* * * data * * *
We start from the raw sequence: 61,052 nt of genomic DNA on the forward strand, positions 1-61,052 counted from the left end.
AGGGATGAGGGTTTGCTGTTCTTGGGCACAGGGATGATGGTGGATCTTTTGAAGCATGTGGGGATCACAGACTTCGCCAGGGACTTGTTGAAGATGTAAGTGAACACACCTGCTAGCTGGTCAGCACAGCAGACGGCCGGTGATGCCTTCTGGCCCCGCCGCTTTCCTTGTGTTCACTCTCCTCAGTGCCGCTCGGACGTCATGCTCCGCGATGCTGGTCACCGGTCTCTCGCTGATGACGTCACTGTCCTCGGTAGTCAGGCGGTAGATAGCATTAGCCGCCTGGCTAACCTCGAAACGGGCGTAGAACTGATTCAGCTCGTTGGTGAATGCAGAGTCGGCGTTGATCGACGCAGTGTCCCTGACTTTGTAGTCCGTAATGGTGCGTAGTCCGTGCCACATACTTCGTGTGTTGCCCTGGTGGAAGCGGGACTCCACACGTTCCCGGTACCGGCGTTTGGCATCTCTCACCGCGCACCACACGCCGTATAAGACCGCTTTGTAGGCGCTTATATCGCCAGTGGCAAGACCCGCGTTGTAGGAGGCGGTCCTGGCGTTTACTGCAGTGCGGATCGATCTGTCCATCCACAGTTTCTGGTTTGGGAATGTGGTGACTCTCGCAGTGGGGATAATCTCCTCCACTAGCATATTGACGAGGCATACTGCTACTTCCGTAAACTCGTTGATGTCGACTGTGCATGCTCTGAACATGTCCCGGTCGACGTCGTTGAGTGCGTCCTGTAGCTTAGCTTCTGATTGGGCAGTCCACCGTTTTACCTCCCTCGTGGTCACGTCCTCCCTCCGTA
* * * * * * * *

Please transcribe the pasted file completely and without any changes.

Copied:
We start from the raw sequence: 61,052 nt of genomic DNA on the forward strand, positions 1-61,052 counted from the left end.
AGGGATGAGGGTTTGCTGTTCTTGGGCACAGGGATGATGGTGGATCTTTTGAAGCATGTGGGGATCACAGACTTCGCCAGGGACTTGTTGAAGATGTAAGTGAACACACCTGCTAGCTGGTCAGCACAGCAGACGGCCGGTGATGCCTTCTGGCCCCGCCGCTTTCCTTGTGTTCACTCTCCTCAGTGCCGCTCGGACGTCATGCTCCGCGATGCTGGTCACCGGTCTCTCGCTGATGACGTCACTGTCCTCGGTAGTCAGGCGGTAGATAGCATTAGCCGCCTGGCTAACCTCGAAACGGGCGTAGAACTGATTCAGCTCGTTGGTGAATGCAGAGTCGGCGTTGATCGACGCAGTGTCCCTGACTTTGTAGTCCGTAATGGTGCGTAGTCCGTGCCACATACTTCGTGTGTTGCCCTGGTGGAAGCGGGACTCCACACGTTCCCGGTACCGGCGTTTGGCATCTCTCACCGCGCACCACACGCCGTATAAGACCGCTTTGTAGGCGCTTATATCGCCAGTGGCAAGACCCGCGTTGTAGGAGGCGGTCCTGGCGTTTACTGCAGTGCGGATCGATCTGTCCATCCACAGTTTCTGGTTTGGGAATGTGGTGACTCTCGCAGTGGGGATAATCTCCTCCACTAGCATATTGACGAGGCATACTGCTACTTCCGTAAACTCGTTGATGTCGACTGTGCATGCTCTGAACATGTCCCGGTCGACGTCGTTGAGTGCGTCCTGTAGCTTAGCTTCTGATTGGGCAGTCCACCGTTTTACCTCCCTCGTGGTCACGTCCTCCCTCCGTA